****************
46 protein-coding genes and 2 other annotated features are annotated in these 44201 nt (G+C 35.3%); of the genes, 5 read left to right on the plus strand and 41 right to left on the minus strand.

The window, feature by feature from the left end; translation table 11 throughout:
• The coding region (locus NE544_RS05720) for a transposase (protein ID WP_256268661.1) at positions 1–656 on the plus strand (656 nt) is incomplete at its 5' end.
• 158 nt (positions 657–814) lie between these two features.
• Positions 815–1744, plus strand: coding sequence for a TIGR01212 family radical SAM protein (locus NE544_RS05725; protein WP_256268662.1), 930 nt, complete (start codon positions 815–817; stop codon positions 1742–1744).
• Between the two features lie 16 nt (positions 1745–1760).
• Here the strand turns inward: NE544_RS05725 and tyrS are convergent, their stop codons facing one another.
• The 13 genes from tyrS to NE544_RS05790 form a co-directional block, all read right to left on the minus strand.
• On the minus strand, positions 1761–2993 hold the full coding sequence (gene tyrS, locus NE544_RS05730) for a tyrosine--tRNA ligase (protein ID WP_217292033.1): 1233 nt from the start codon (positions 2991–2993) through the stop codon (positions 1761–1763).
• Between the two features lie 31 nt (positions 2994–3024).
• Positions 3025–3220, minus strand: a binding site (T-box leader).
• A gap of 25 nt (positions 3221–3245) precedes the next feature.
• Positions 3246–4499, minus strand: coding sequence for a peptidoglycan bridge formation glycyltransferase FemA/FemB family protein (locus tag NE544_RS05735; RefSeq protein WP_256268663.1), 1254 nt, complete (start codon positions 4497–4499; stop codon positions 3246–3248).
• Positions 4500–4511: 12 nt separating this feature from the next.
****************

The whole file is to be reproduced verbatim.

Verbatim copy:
46 protein-coding genes and 2 other annotated features are annotated in these 44201 nt (G+C 35.3%); of the genes, 5 read left to right on the plus strand and 41 right to left on the minus strand.

The window, feature by feature from the left end; translation table 11 throughout:
• The coding region (locus NE544_RS05720) for a transposase (protein ID WP_256268661.1) at positions 1–656 on the plus strand (656 nt) is incomplete at its 5' end.
• 158 nt (positions 657–814) lie between these two features.
• Positions 815–1744, plus strand: coding sequence for a TIGR01212 family radical SAM protein (locus NE544_RS05725; protein WP_256268662.1), 930 nt, complete (start codon positions 815–817; stop codon positions 1742–1744).
• Between the two features lie 16 nt (positions 1745–1760).
• Here the strand turns inward: NE544_RS05725 and tyrS are convergent, their stop codons facing one another.
• The 13 genes from tyrS to NE544_RS05790 form a co-directional block, all read right to left on the minus strand.
• On the minus strand, positions 1761–2993 hold the full coding sequence (gene tyrS, locus NE544_RS05730) for a tyrosine--tRNA ligase (protein ID WP_217292033.1): 1233 nt from the start codon (positions 2991–2993) through the stop codon (positions 1761–1763).
• Between the two features lie 31 nt (positions 2994–3024).
• Positions 3025–3220, minus strand: a binding site (T-box leader).
• A gap of 25 nt (positions 3221–3245) precedes the next feature.
• Positions 3246–4499, minus strand: coding sequence for a peptidoglycan bridge formation glycyltransferase FemA/FemB family protein (locus tag NE544_RS05735; RefSeq protein WP_256268663.1), 1254 nt, complete (start codon positions 4497–4499; stop codon positions 3246–3248).
• Positions 4500–4511: 12 nt separating this feature from the next.